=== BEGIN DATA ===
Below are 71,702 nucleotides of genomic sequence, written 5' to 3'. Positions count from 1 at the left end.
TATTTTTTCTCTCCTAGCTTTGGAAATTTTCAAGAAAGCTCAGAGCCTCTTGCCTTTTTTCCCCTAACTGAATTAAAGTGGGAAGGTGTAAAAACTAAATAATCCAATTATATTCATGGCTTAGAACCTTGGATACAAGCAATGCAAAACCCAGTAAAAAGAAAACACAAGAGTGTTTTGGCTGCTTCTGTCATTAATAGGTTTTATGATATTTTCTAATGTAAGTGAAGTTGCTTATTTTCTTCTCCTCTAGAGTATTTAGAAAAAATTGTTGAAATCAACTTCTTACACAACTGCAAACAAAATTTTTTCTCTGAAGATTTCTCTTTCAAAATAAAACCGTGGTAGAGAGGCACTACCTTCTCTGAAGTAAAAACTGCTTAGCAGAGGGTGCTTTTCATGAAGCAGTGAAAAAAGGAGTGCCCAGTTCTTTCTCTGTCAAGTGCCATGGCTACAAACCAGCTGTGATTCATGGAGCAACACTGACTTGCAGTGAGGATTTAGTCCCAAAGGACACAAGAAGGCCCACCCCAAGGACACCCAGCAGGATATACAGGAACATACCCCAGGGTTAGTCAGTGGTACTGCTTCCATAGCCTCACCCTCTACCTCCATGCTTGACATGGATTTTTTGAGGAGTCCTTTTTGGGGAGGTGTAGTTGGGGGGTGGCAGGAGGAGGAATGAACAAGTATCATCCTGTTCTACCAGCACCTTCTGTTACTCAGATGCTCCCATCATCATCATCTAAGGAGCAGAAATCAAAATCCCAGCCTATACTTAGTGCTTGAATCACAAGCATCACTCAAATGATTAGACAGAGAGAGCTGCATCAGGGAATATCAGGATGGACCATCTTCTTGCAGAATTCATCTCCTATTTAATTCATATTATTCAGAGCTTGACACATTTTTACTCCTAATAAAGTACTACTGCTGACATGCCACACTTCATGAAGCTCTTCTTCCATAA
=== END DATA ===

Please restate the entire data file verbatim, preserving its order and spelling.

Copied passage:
Below are 71,702 nucleotides of genomic sequence, written 5' to 3'. Positions count from 1 at the left end.
TATTTTTTCTCTCCTAGCTTTGGAAATTTTCAAGAAAGCTCAGAGCCTCTTGCCTTTTTTCCCCTAACTGAATTAAAGTGGGAAGGTGTAAAAACTAAATAATCCAATTATATTCATGGCTTAGAACCTTGGATACAAGCAATGCAAAACCCAGTAAAAAGAAAACACAAGAGTGTTTTGGCTGCTTCTGTCATTAATAGGTTTTATGATATTTTCTAATGTAAGTGAAGTTGCTTATTTTCTTCTCCTCTAGAGTATTTAGAAAAAATTGTTGAAATCAACTTCTTACACAACTGCAAACAAAATTTTTTCTCTGAAGATTTCTCTTTCAAAATAAAACCGTGGTAGAGAGGCACTACCTTCTCTGAAGTAAAAACTGCTTAGCAGAGGGTGCTTTTCATGAAGCAGTGAAAAAAGGAGTGCCCAGTTCTTTCTCTGTCAAGTGCCATGGCTACAAACCAGCTGTGATTCATGGAGCAACACTGACTTGCAGTGAGGATTTAGTCCCAAAGGACACAAGAAGGCCCACCCCAAGGACACCCAGCAGGATATACAGGAACATACCCCAGGGTTAGTCAGTGGTACTGCTTCCATAGCCTCACCCTCTACCTCCATGCTTGACATGGATTTTTTGAGGAGTCCTTTTTGGGGAGGTGTAGTTGGGGGGTGGCAGGAGGAGGAATGAACAAGTATCATCCTGTTCTACCAGCACCTTCTGTTACTCAGATGCTCCCATCATCATCATCTAAGGAGCAGAAATCAAAATCCCAGCCTATACTTAGTGCTTGAATCACAAGCATCACTCAAATGATTAGACAGAGAGAGCTGCATCAGGGAATATCAGGATGGACCATCTTCTTGCAGAATTCATCTCCTATTTAATTCATATTATTCAGAGCTTGACACATTTTTACTCCTAATAAAGTACTACTGCTGACATGCCACACTTCATGAAGCTCTTCTTCCATAA